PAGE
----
Oscars 2017: Iranian Winner Asghar Farhadi Blasts Trump Travel Ban

Posted 2017/02/27 3441 0

The most political moment of the Oscars came from a winner not in the room.

 

Farhadi won his second Oscar last night for The Salesman, about a couple whose relationship is thrown into disarray after an intruder surprises the wife in the shower. The story is influenced by Arthur Miller’s Death of a Salesman. The win has put him on a shortlist of elite directors who have won an Oscar in the foreign film category more than once, including Federico Fellini and Ingmar Bergman.

Following President Donald Trump’s executive order blocking millions of people from several Muslim-majority countries, Farhadi, among others, decided not to attend the ceremony in solidarity with immigrants and refugees.

"I am sorry that I am not here tonight. My absence is out of respect for the people of my country and the other six nations whom have been disrespected by the inhumane law that bans entry of immigrants to the US," he said.

Instead he sent two Iranian-Americans to pick up the award and read his message. They were Firouz Naderi, a former Nasa scientist who was the project manager for the Mars exploration and Anousheh Ansari, the first self-funded woman in the world to have gone into space. In 2006, Ansari grabbed global headlines after becoming the first Iranian in space and also the first woman tourist to visit the international space station.

“There are quite a number of prominent Iranian-Americans here that he could have asked,” Naderi told reporters moments after the two collected the award. “I think the reason that he chose the two of us … is if you go away from the Earth and look back at the Earth, you don’t see any of the borders or the lines, you just see the one whole beautiful Earth.”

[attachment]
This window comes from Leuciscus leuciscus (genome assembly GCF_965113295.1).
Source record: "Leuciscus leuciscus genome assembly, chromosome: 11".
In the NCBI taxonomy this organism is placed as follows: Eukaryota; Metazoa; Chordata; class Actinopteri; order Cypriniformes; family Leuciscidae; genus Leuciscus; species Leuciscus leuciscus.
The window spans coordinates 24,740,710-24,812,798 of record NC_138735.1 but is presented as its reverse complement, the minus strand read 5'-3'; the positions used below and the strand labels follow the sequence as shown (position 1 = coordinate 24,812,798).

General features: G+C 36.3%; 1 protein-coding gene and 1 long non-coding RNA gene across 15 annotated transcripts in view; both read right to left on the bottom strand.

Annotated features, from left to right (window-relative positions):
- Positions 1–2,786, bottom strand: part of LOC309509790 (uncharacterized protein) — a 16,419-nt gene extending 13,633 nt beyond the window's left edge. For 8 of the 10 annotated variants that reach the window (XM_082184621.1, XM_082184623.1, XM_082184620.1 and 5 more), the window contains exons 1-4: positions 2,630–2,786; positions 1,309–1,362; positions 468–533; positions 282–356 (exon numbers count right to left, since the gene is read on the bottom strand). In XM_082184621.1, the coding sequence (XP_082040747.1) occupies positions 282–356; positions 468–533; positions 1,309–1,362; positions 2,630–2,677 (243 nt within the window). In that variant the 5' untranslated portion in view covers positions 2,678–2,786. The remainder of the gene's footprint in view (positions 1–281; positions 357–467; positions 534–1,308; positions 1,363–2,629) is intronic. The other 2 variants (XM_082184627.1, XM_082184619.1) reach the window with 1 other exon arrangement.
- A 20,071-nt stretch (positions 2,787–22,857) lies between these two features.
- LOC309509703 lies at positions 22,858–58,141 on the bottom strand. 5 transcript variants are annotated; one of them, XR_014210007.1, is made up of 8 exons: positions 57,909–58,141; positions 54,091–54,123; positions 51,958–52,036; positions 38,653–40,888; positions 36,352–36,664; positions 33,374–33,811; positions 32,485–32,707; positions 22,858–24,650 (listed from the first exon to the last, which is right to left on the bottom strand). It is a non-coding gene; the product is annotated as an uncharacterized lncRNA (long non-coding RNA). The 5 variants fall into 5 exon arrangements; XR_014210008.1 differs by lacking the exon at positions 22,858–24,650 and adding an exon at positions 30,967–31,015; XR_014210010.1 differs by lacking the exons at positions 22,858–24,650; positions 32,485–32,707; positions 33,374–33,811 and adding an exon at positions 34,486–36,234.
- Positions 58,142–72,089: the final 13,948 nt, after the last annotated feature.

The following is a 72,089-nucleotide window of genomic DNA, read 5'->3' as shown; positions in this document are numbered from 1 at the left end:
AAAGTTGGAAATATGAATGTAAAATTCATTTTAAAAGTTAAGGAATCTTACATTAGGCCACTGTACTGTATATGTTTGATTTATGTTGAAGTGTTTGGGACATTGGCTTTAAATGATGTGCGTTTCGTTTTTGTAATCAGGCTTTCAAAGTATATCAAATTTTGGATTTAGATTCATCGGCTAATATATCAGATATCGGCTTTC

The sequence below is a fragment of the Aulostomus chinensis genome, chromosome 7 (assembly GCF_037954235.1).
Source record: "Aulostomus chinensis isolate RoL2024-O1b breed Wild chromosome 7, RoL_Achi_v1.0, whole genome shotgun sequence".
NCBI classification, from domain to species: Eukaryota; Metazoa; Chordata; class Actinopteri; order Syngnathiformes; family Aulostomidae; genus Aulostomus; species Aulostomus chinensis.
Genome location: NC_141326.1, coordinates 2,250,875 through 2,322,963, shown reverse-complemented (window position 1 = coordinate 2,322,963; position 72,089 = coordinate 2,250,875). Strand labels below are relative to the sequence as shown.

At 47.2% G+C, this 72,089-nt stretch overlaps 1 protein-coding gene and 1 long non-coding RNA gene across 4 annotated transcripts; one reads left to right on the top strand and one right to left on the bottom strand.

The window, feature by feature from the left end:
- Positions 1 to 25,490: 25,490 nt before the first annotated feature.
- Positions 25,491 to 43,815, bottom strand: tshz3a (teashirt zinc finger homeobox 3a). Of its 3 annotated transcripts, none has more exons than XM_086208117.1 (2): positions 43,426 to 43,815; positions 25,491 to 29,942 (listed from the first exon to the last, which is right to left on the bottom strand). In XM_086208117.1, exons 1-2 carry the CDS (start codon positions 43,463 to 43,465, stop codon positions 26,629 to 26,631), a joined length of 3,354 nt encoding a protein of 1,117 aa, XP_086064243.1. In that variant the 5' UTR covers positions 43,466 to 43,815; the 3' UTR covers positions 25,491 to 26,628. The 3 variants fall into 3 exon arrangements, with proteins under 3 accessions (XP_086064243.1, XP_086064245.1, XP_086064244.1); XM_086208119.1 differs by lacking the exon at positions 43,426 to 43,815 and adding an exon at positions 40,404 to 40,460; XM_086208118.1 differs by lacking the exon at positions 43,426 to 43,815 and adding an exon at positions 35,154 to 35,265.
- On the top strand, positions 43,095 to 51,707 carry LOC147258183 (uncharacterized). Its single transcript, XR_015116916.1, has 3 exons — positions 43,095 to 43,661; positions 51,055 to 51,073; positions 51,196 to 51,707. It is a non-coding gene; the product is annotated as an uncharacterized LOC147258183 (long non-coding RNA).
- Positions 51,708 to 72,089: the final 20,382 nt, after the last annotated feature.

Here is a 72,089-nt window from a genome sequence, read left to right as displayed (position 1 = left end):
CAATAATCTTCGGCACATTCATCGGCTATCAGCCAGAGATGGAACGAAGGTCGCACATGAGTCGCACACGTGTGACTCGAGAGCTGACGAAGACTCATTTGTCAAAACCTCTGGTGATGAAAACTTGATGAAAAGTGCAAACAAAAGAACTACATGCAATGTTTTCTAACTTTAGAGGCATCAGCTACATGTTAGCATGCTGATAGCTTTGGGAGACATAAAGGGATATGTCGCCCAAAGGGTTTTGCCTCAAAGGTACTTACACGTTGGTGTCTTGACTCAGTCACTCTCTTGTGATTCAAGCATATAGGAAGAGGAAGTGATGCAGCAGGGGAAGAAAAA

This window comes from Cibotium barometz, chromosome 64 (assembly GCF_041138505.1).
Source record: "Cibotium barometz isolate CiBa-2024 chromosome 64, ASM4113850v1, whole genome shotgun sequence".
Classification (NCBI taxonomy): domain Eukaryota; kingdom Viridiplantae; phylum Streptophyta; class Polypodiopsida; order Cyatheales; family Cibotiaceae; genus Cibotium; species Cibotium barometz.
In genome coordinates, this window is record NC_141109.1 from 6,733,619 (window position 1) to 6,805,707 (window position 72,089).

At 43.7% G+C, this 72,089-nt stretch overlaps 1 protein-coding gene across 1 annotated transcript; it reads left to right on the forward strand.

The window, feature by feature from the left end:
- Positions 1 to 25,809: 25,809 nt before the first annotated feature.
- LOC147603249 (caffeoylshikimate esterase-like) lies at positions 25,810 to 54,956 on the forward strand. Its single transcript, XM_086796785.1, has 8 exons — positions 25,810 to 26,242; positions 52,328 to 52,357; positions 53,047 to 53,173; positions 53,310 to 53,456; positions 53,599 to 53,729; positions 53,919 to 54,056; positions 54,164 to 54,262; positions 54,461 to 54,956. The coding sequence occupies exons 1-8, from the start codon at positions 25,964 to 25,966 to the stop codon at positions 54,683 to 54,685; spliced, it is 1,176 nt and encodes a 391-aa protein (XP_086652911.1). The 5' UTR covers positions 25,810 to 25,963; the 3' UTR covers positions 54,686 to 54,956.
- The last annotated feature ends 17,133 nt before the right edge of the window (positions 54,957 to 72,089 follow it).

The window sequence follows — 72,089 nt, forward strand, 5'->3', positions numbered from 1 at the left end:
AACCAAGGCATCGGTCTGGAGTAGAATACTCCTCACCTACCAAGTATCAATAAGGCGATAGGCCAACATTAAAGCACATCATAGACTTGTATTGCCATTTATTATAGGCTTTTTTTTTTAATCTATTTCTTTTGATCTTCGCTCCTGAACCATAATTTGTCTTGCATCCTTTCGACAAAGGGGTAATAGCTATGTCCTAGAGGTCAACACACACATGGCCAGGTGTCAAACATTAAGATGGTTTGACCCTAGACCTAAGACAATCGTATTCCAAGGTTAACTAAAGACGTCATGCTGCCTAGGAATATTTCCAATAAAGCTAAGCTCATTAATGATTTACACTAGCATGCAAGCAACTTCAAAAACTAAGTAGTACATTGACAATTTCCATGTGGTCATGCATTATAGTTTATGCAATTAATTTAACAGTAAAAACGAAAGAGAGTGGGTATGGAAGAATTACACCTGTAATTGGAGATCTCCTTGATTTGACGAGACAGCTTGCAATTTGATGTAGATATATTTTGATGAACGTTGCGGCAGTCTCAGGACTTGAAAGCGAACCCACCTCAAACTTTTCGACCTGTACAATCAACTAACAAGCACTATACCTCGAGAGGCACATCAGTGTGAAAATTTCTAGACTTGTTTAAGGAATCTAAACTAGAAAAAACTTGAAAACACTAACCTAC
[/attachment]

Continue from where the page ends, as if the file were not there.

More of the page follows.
At the Oscars, Ansari read Farhadi’s message to the audience’s applause. “Dividing the world into the ‘us’ and ‘our enemies’ categories creates fear. A deceitful justification for aggression and war. These wars prevent democracy and human rights in countries which have themselves been victims of aggression.

“Film-makers can turn their cameras to capture shared human qualities and break stereotypes of various nationalities and religions. They create empathy between us and others. An empathy which we need today more than ever.”

Farhadi’s reference to “us” and the “enemies”, seen as a condemnation of Trump’s policies, also appeared to carry a message to politicians inside Iran. In January, when he announced the reasons behind his decision to boycott the Oscars, he targeted hardliners both in Iran and the US.

At the Oscars ceremony, Ansari wore a scarf around her body that depicted a map of her birthplace, the Iranian city of Mashhad, as seen from space. In remarks made to reporters after the speech, she said not coming to the Oscars was a difficult decision for Farhadi.

“It was very difficult, as you know this would be his second Oscar, and he would be the fourth foreign film-maker to receive two Oscars, it was a big deal for him. I think not coming he felt that it’s very important to make the statement that he made,” she said.

Naderi said: “When you want to stand on your principles, you have to make hard choices, and he just made one.”

The Salesman became a rallying cry for immigrant rights after Mr Trump's seven country travel ban.

The ban not only led to Farhadi announcing that he would not attend the awards in protest of the ban, targeted toward predominantly Muslim countries, including Iran, but also to an unprecedented show of solidarity between the six nominated directors in the foreign language category.

Two days before the Oscars, the six directors issued a joint statement decrying the climate of "fanaticism" in the United States. They said that no matter who won, the award would be dedicated to people working to foster "unity and understanding."

 

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